Vegetation History and Archaeobotany

, Volume 21, Issue 2, pp 95–106

Plant use in three Pre-Pottery Neolithic sites of the northern and eastern Fertile Crescent: a preliminary report

Authors

    • Institut für Naturwissenschaftliche Archäologie and Senckenberg Center of Human Evolution and PalaeoecologyUniversity of Tübingen
  • Marion Benz
    • Institut für Vorderasiatische ArchäologieUniversity of Freiburg
  • Nicholas J. Conard
    • Institut für ältere Urgeschichte and Senckenberg Center of Human Evolution and PalaeoecologyUniversity of Tübingen
  • Hojjat Darabi
    • Institute of ArchaeologyUniversity of Tehran
  • Katleen Deckers
    • Institut für Naturwissenschaftliche ArchäologieUniversity of Tübingen
  • Hassan Fazeli Nashli
    • Institute of ArchaeologyUniversity of Tehran
  • Mohsen Zeidi-Kulehparcheh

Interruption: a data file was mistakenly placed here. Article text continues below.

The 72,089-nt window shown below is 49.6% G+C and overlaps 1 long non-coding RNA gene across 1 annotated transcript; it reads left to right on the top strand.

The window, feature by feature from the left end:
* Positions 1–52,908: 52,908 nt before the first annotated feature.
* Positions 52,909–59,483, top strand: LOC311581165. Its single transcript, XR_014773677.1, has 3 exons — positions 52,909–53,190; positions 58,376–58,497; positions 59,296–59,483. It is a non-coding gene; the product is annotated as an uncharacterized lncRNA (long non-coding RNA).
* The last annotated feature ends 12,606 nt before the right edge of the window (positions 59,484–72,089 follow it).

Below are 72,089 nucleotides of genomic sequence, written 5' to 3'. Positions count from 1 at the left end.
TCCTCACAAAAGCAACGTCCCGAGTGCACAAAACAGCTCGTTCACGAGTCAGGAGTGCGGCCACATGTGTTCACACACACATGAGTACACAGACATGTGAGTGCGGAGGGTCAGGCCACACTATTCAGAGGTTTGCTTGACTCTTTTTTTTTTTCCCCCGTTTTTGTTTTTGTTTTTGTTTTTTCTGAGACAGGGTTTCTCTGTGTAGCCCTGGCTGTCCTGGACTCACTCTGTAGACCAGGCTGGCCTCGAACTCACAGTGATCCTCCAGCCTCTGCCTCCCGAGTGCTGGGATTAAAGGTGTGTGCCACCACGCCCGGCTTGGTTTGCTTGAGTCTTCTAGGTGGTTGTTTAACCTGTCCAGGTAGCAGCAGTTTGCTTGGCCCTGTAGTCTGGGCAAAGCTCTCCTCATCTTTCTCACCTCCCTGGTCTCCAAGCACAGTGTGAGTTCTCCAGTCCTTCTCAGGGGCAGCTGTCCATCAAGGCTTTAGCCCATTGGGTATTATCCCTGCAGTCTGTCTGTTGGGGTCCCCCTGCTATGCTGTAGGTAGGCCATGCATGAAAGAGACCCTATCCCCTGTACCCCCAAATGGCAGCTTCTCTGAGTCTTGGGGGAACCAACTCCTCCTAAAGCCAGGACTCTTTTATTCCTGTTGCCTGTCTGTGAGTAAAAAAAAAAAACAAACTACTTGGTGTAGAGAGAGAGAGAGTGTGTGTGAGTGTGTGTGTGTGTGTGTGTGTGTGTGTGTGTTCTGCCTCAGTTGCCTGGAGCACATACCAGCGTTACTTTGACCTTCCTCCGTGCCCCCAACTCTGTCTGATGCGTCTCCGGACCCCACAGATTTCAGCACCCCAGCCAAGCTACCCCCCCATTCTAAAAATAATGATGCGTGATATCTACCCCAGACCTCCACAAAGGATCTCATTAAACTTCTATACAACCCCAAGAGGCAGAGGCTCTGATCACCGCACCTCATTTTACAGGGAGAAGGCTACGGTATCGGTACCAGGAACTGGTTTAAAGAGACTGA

• Institut für ältere Urgeschichte and Senckenberg Center of Human Evolution and PalaeoecologyUniversity of Tübingen
Original Article

DOI: 10.1007/s00334-011-0318-y

Cite this article as:
Riehl, S., Benz, M., Conard, N.J. et al. Veget Hist Archaeobot (2012) 21: 95. doi:10.1007/s00334-011-0318-y

Abstract

The beginnings of agriculture throughout the Fertile Crescent are still not completely understood, particularly at the eastern end of the Fertile Crescent in the area of modern Iran. Archaeobotanical samples from Epipalaeolithic/PPNA Körtik Tepe in southeastern Turkey and from the Pre-Pottery Neolithic sites of Chogha Golan and East Chia Sabz in south western Iran were studied in order to define the status of cultivation at these sites. Preliminary results show the presence of abundant wild progenitor species of crops at the Iranian sites before 10600 cal. b.p., and very few wild progenitor species at Körtik Tepe dated to 11700–11250 cal. b.p. The Iranian sites also indicate size increase of wild barley grain across a sequence of 400 years through either cultivation or changing moisture conditions.

Keywords

Near EastTurkeyIranPPN sitesOrigins of agricultureGatheringCultivation

Copyright information

© Springer-Verlag 2011